Well well well. Chelsea faced their first real test of the season and passed it with flying colours. It was easy to write off a 2-0 win at Wigan Athletic and then the 4-2 performance against Reading as not particularly indicative of the team's quality, especially as they didn't play very good football against either. But Newcastle United, who finished fifth last season, are -- or were supposed to be -- a different kettle of fish entirely.
And then Chelsea went and stomped on them.
There were several changes made to the starting lineup from the Reading match, one of them enforced. John Terry was out of action with a neck injury, meaning that Chelsea went with their third centre back pairing of the young season. David Luiz, injured for the Reading match, came back in alongside Gary Cahill. Elsewhere, Raul Meireles was favoured over Frank Lampard for his first start of the season, and Ryan Bertrand made his third appearance at left wing in our last four competitive games.
Newcastle were without Cheik Tiote, injured in the opener against Tottenham Hotspur. It showed immediately. Chelsea had complete control of the ball and all of the opportunities, with the double pivot of John Obi Mikel and Meireles completely smothering the visitors. It was Meireles who sparked the game's first chance, sending in a beautiful diagonal pass to Fernando Torres. The striker laid it off to Bertrand, who was in acres of space in the centre of the box, only for the 23-year-old to come up with a full back's finish straight at Tim Krul.
Not to worry, however. Torres would manufacture a goal soon enough, twisting and turning before driving into the Newcastle box and going down after what at first looked looked like minimal contact from Magpies debutante Vurnon Anita. Phil Dowd pointed to the spot; the reverse replay vindicated his decision. With Lampard rested, Eden Hazard had spot kick duty, and the Belgian didn't disappoint, firing into the bottom corner for his first Premier League goal. Despite guessing the correct way, Krul had no chance.
It was Hazard and Juan Mata who shone brightest from open play. The two interchanged beautifully throughout the first half, and it didn't really matter where Chelsea had the ball. If it was deep, the duo were plotting a counterattack. If it was wide, they'd orchestrate an overlap. Central play saw vicious one-twos to cut through the Newcastle midfield tandem. It was, quite simply, unfair.
And so was the defence. With Terry out, they could have been excused for playing poorly, but one slightly insane David Luiz moment aside the entire back six (Bertrand too) was magnificent. Newcastle are a side that gave everyone real problems last year, and the combination of Gary Cahill and David Luiz turned Demba Ba and Papiss Cisse into bystanders. The midfield didn't let anyone else get involved in the match.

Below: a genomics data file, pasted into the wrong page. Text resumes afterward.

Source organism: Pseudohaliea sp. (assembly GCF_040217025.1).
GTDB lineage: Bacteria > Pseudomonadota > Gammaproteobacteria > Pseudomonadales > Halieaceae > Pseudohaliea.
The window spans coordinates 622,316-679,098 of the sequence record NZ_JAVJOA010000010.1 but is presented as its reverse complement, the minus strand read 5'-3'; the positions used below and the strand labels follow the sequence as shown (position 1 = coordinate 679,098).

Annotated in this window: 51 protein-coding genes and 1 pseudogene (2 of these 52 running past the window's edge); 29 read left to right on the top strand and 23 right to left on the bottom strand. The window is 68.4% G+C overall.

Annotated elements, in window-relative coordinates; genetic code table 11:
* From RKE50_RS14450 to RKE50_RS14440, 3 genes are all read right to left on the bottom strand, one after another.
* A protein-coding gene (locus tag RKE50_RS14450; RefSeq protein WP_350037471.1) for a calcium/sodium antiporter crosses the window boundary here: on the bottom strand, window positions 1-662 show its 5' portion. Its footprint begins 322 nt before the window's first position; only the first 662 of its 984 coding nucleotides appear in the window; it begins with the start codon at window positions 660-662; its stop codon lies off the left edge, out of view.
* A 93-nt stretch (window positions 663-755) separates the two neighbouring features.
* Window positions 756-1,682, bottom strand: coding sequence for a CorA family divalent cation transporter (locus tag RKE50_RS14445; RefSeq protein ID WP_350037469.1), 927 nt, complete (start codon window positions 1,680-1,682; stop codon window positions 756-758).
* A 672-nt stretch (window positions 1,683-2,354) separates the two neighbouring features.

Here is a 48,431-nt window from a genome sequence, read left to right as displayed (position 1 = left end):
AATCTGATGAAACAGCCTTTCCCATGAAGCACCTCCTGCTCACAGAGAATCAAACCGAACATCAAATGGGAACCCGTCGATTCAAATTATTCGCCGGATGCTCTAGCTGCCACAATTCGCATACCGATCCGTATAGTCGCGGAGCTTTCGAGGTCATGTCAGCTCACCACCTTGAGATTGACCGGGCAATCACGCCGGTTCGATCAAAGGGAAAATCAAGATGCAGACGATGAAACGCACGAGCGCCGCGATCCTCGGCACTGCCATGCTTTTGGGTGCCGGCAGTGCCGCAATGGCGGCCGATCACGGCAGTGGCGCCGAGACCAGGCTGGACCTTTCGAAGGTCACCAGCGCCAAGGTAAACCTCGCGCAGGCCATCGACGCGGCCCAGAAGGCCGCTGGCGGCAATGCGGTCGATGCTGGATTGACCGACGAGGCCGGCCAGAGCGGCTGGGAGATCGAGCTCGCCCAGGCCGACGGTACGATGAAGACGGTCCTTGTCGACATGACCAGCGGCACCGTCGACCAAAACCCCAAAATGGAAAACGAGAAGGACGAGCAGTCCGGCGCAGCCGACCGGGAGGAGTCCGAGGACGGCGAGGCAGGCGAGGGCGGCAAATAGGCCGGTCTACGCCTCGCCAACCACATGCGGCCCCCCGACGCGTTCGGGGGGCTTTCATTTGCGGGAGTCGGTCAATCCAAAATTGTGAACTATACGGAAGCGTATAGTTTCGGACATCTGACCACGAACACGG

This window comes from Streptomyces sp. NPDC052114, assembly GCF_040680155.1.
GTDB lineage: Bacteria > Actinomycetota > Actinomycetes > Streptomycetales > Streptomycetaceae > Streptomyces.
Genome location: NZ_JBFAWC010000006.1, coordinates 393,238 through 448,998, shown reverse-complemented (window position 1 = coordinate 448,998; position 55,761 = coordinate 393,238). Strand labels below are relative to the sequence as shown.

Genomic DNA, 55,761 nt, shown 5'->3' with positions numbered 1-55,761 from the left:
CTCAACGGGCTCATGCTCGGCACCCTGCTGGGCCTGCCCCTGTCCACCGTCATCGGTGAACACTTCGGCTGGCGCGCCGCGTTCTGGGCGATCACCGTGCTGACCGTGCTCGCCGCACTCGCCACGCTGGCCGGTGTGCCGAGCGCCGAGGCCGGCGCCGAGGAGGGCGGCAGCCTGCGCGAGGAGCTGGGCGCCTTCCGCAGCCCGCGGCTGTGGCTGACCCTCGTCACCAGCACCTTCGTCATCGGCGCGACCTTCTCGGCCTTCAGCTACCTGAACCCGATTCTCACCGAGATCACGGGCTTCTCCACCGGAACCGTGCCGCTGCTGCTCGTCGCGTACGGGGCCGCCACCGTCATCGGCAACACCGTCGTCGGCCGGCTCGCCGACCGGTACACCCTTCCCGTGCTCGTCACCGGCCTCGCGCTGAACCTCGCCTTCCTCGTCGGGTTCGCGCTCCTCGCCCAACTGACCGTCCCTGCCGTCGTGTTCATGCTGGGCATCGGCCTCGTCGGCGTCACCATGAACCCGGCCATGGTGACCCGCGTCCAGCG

At 1-0, there was still some worry that a freak goal for the visitors would deprive us of our rightful points. Up stepped Torres to make things right. A one-two with Hazard opened up some space at the top of the box, and the Spanish striker didn't think about what to do or check his run, instead powering a shot past Krul at his near post to double Chelsea's lead. The commentators described the shot as a toe-poke, which is being unfair -- Torres cut across the ball with the outside of his boot for that goal, and the result was quite magnificent:
A few days ago I argued that Torres' goal against Reading was the most important of his Chelsea career. This one, with the run, the assist and that finish, was his best.
So, 2-0 at the break and the only real worries were slight injuries to Meireles (knee), Cahill (hamstring) and David Luiz (hair). Chelsea had played their best half of football this season, and were well on their way to victory. This allowed them to switch off, something I'm completely fine with. Unlike against Wigan, the play didn't get too sloppy -- this was simply a composed performance by a team that had already won the match.
The only time Petr Cech's goal looked in serious danger came very late on when Ba was given two bites of the cherry. He the Senegalese striker scuffed his first attempt, but managed to get back into possession only for Cech to produce a phenomenal save to keep the clean sheet.
Aside from that, the rain-soaked second half was very quiet. There was a couple of silly free kicks -- just why David Luiz and Raul Meireles were allowed to shoot from range while Eden Hazard is on the pitch is a complete mystery to me -- and one slightly worrisome incident which left David Luiz bleeding from the head following a clash with Ba. All in all though, it was about as comfortable as can be.
A far sight from the last time we played Newcastle. Nine from nine, top of the table. I'll take it.
PS: After the game, the camera cut to the Chelsea players celebrating. Eden Hazard was giving high fives, looking cool and composed. Until he got to the amusingly-bandaged David Luiz, at which point he burst into a huge grin and yelled 'Geezer!' at him. Perfect.